Tech Professors Make 2010 Final Four Predictions

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Don Fernandez

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LRMC, the computer ranking system designed by three professors at the Georgia Institute of Technology, has forecast this year’s NCAA Final Four match-ups.

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LRMC (Logistic Regression Markov Chain), the computer ranking system designed by three professors at the Georgia Institute of Technology, has forecast this year’s NCAA Final Four match-ups will be Kansas vs. Syracuse and Duke vs. West Virginia.

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The calculations have been completed and the predictions are in: Kansas will face Duke in this year’s NCAA basketball finals with Kansas emerging as the victor.

LRMC (Logistic Regression Markov Chain), the computer ranking system designed by three professors at the Georgia Institute of Technology, has forecast this year’s NCAA Final Four match-ups will be Kansas vs. Syracuse and Duke vs. West Virginia with Kansas taking the title.

LRMC’s Final Four predictions differed from the NCAA’s seeding this year in selecting West Virginia to beat Kentucky to reach that coveted bracket. A few other surprises emerged as well.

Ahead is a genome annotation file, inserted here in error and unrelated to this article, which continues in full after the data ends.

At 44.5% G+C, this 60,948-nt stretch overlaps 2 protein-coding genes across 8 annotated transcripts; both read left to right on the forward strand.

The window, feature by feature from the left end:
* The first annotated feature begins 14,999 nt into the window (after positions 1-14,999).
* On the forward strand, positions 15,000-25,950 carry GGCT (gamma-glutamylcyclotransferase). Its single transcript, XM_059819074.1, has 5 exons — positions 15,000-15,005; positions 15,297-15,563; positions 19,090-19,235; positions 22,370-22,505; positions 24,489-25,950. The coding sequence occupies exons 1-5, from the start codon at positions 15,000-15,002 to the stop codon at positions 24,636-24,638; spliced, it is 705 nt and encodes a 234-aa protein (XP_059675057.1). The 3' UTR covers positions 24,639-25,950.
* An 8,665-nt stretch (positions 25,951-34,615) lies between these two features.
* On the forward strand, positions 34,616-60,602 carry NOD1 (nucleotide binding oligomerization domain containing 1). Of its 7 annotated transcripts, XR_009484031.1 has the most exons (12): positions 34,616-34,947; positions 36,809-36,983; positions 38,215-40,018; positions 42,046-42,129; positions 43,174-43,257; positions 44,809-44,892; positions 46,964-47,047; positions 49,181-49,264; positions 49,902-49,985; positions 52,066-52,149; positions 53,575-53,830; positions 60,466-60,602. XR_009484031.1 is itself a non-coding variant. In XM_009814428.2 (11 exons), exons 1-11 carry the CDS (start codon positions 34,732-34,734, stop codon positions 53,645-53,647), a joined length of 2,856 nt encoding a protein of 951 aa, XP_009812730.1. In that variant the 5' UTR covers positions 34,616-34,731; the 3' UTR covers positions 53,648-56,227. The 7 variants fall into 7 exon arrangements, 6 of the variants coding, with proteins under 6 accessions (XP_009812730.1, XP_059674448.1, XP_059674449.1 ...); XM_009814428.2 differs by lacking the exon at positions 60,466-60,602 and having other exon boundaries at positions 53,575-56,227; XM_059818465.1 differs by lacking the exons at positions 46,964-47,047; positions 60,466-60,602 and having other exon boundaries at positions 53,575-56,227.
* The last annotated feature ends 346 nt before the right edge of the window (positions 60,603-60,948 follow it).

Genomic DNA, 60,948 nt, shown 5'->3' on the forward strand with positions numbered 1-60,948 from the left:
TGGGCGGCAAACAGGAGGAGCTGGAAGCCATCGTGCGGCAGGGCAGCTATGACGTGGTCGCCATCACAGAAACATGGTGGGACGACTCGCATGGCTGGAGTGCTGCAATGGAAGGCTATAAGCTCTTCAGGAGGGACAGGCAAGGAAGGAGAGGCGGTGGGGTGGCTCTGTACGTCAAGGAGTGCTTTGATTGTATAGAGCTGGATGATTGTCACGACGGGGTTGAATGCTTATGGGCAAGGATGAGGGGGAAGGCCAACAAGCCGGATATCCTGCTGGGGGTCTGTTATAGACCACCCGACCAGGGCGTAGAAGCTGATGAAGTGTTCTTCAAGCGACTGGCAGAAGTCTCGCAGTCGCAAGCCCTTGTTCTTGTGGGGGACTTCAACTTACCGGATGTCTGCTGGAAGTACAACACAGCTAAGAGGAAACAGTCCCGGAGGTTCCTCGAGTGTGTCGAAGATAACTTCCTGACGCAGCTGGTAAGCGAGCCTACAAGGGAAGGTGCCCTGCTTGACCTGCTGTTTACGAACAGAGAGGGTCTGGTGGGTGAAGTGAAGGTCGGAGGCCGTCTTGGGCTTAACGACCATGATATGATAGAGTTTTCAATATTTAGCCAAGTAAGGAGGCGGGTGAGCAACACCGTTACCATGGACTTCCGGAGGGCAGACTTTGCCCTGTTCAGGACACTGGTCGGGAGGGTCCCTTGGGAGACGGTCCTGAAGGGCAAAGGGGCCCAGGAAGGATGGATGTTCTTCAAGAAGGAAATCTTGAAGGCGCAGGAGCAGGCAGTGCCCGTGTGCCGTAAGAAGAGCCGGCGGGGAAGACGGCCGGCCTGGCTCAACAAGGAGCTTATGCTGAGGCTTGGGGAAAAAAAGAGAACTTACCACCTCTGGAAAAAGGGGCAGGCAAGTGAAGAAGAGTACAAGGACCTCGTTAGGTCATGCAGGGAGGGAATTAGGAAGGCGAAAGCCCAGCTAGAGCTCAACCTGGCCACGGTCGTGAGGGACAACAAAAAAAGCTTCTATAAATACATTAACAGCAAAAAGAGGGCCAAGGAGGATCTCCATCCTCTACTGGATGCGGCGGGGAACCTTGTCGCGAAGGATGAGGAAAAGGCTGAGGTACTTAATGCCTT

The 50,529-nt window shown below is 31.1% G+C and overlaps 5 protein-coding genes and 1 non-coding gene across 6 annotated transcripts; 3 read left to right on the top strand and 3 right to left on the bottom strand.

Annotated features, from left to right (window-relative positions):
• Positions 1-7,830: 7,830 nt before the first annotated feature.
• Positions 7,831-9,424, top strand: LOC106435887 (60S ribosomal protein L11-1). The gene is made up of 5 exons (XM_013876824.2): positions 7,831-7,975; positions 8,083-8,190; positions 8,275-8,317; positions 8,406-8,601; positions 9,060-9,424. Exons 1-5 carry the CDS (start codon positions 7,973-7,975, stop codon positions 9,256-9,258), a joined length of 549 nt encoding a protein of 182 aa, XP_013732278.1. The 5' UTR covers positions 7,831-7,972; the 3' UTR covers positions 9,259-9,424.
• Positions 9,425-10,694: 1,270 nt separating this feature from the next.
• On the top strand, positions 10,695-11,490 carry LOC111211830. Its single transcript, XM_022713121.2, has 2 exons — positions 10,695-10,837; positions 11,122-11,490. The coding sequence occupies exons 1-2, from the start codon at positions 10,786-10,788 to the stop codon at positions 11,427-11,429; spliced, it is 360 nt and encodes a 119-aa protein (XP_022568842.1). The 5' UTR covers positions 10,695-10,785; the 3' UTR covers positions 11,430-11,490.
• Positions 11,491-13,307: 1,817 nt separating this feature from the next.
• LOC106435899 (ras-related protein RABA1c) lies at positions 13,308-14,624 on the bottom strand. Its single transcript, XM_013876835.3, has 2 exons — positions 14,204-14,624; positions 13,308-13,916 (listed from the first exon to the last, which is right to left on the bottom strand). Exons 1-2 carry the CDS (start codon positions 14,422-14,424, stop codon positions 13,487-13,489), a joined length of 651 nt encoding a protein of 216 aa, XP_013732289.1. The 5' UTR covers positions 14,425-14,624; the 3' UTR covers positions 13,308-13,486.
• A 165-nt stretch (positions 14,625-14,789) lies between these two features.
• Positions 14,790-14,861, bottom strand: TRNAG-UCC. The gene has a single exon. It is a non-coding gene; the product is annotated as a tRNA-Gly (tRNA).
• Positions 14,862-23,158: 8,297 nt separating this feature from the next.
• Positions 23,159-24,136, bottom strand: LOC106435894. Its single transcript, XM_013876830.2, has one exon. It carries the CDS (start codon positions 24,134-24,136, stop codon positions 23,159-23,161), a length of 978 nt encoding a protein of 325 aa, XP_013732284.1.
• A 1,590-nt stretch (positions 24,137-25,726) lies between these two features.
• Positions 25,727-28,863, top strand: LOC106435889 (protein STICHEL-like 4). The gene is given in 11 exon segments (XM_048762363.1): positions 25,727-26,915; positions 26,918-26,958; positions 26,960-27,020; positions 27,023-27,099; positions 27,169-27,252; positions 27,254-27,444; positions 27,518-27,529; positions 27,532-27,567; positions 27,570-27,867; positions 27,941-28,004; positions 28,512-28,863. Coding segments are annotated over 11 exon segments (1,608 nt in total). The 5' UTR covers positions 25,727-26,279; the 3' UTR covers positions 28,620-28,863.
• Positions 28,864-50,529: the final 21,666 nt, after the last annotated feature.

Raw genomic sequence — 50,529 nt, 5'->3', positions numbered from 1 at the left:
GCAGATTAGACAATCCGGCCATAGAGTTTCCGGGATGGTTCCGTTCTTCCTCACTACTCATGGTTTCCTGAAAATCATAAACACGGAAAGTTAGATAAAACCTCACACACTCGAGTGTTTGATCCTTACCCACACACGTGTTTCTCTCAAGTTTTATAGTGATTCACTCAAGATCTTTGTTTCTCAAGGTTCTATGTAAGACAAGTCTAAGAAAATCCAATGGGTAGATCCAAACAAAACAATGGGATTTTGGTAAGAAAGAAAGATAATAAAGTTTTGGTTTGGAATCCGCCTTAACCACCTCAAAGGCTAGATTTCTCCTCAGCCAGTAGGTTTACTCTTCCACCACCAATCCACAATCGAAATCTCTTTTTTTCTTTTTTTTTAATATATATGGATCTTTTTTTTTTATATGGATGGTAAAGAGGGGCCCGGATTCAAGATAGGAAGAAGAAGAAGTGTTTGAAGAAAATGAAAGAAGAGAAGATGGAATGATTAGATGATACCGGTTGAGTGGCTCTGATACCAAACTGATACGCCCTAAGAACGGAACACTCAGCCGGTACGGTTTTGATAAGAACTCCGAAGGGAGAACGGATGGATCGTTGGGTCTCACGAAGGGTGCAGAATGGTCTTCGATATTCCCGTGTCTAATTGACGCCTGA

“There are several upsets predicted in the earlier rounds,” said Joel Sokol, operations research professor in the Stewart School of Industrial and Systems Engineering at Georgia Tech. “Among others, San Diego State, Utah State, Murray State and Brigham Young could be surprises.”

Developed by Professors Sokol, Paul Kvam and George Nemhauser, LRMC utilizes data such as scores, teams competing, home court advantage and margin of victory in past performances to calculate likely victors along with potential underdogs that could emerge as statistical spoilers. The system has been impressively successful, particularly in 2008, when it predicted not only the Final Four and eventual victor, but also several upsets in earlier rounds.

This year, the professors have upgraded the system’s probability calculations, an improvement that could enhance the accuracy of the results. For this new research, Georgia Tech's LRMC team welcomed a new member: math professor Mark Brown of The City College of New York.

LRMC is not an infallible resource. There’s always the chance of an upset, injury or other factor that affects the outcome of competition.

“There’s a lot of randomness,” Kvam said. “Statistically, we’re going to have years where we’re off.”

Nonetheless, the system has proven more reliable with its predictions than the NCAA’s own Ratings Percentage Index (RPI).  Historically, the upgraded LRMC method has picked the winner of more than 74 percent of NCAA tournament games correctly, while the RPI has been right less than 70 percent of the time.

This year’s LRMC bracket can be accessed at http://www2.isye.gatech.edu/~jsokol/profspicks/profspicks10.htm

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LRMC; Final Four; NCAA
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  • Created On: Mar 16, 2010 - 10:56am
  • Last Updated: Oct 7, 2016 - 11:05pm